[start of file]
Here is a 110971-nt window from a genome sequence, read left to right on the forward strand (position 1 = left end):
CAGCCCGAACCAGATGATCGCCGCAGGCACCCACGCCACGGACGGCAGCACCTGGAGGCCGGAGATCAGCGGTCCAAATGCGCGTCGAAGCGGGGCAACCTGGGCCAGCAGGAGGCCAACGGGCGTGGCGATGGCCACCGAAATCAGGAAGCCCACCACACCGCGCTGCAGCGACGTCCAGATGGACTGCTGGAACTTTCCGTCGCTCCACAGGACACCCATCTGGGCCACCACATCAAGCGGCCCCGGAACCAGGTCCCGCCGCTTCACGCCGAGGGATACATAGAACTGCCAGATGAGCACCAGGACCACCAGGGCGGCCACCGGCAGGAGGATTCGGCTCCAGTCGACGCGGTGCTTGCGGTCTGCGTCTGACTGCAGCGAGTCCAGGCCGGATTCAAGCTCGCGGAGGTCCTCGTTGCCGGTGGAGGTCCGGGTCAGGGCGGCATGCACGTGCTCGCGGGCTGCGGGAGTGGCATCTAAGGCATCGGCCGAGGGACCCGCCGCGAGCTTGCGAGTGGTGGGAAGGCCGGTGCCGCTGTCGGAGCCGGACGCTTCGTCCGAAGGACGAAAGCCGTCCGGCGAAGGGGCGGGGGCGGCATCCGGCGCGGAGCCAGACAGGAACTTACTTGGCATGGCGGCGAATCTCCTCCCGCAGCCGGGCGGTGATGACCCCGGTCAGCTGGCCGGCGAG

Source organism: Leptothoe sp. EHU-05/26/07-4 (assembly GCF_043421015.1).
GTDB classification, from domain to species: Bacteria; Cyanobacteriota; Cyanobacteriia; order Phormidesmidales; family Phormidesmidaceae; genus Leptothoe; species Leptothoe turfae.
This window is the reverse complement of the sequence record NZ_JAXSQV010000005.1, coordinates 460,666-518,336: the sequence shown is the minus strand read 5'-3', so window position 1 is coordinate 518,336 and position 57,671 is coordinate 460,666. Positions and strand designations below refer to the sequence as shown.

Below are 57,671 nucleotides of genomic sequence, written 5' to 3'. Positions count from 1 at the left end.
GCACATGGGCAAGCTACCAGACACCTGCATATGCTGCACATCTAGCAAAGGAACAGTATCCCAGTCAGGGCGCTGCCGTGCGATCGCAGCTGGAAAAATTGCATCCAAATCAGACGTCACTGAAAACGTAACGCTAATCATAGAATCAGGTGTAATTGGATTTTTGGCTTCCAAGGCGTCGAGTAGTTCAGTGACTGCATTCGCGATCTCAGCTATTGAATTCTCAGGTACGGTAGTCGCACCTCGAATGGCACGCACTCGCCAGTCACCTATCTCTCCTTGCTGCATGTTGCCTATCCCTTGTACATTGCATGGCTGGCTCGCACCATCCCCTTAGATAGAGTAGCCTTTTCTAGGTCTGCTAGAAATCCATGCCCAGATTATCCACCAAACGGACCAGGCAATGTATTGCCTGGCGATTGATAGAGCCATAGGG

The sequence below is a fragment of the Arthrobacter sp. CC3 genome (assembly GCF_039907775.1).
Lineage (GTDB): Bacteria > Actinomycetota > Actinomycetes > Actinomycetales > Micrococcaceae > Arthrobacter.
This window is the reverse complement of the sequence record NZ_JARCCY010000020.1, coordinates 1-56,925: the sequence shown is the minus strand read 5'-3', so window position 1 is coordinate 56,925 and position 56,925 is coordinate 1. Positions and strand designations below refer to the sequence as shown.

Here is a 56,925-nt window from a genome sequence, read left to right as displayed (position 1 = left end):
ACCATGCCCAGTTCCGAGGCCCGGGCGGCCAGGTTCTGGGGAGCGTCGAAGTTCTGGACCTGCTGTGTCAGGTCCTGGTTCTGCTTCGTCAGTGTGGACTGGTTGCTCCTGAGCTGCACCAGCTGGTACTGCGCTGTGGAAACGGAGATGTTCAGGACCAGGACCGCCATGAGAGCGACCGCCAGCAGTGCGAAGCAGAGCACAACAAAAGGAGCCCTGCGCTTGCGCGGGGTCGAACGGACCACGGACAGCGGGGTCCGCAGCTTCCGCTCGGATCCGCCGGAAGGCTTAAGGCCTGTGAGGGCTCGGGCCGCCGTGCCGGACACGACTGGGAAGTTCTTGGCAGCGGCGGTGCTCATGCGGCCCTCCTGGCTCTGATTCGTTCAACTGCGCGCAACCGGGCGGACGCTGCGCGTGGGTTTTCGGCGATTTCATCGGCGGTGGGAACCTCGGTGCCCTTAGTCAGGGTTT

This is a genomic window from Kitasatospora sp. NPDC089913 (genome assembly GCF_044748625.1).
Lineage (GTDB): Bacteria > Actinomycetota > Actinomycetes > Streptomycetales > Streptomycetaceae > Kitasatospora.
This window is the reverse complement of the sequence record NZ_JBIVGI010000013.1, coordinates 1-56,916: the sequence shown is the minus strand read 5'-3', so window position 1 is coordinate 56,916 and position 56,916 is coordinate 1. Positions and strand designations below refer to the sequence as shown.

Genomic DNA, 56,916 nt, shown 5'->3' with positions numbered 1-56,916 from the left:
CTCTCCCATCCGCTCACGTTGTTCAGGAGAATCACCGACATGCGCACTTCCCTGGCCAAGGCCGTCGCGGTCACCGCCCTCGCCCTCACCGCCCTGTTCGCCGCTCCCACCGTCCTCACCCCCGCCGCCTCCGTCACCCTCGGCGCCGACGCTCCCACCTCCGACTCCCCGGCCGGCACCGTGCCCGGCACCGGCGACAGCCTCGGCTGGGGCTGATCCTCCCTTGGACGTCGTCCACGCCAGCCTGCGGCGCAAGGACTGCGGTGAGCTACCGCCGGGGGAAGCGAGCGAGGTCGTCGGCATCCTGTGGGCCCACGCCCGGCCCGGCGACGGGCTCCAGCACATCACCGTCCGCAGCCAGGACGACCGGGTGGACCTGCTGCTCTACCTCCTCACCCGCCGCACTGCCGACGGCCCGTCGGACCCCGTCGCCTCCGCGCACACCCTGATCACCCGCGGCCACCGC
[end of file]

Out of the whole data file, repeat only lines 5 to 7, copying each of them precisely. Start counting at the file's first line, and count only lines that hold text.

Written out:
This window is the reverse complement of the sequence record NZ_JAXSQV010000005.1, coordinates 460,666-518,336: the sequence shown is the minus strand read 5'-3', so window position 1 is coordinate 518,336 and position 57,671 is coordinate 460,666. Positions and strand designations below refer to the sequence as shown.

Below are 57,671 nucleotides of genomic sequence, written 5' to 3'. Positions count from 1 at the left end.
GCACATGGGCAAGCTACCAGACACCTGCATATGCTGCACATCTAGCAAAGGAACAGTATCCCAGTCAGGGCGCTGCCGTGCGATCGCAGCTGGAAAAATTGCATCCAAATCAGACGTCACTGAAAACGTAACGCTAATCATAGAATCAGGTGTAATTGGATTTTTGGCTTCCAAGGCGTCGAGTAGTTCAGTGACTGCATTCGCGATCTCAGCTATTGAATTCTCAGGTACGGTAGTCGCACCTCGAATGGCACGCACTCGCCAGTCACCTATCTCTCCTTGCTGCATGTTGCCTATCCCTTGTACATTGCATGGCTGGCTCGCACCATCCCCTTAGATAGAGTAGCCTTTTCTAGGTCTGCTAGAAATCCATGCCCAGATTATCCACCAAACGGACCAGGCAATGTATTGCCTGGCGATTGATAGAGCCATAGGG